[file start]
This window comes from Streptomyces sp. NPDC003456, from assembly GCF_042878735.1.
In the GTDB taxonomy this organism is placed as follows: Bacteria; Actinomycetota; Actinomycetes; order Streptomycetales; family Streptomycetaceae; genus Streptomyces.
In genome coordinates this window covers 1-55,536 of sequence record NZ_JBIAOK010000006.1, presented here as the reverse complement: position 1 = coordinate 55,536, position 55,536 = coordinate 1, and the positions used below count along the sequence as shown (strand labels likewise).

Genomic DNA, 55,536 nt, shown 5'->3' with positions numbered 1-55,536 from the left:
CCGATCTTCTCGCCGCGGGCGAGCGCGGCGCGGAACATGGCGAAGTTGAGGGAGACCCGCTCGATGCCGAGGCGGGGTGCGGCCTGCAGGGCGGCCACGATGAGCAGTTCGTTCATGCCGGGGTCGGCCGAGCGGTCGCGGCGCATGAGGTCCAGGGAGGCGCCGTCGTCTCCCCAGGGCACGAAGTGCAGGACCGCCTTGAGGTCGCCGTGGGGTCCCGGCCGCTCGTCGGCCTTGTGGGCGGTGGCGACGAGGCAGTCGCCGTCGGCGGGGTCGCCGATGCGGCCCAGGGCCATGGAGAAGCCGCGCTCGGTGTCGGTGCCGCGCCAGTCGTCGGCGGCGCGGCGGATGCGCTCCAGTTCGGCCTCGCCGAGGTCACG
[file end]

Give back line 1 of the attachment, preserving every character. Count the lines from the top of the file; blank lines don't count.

This window comes from Streptomyces sp. NPDC003456, from assembly GCF_042878735.1.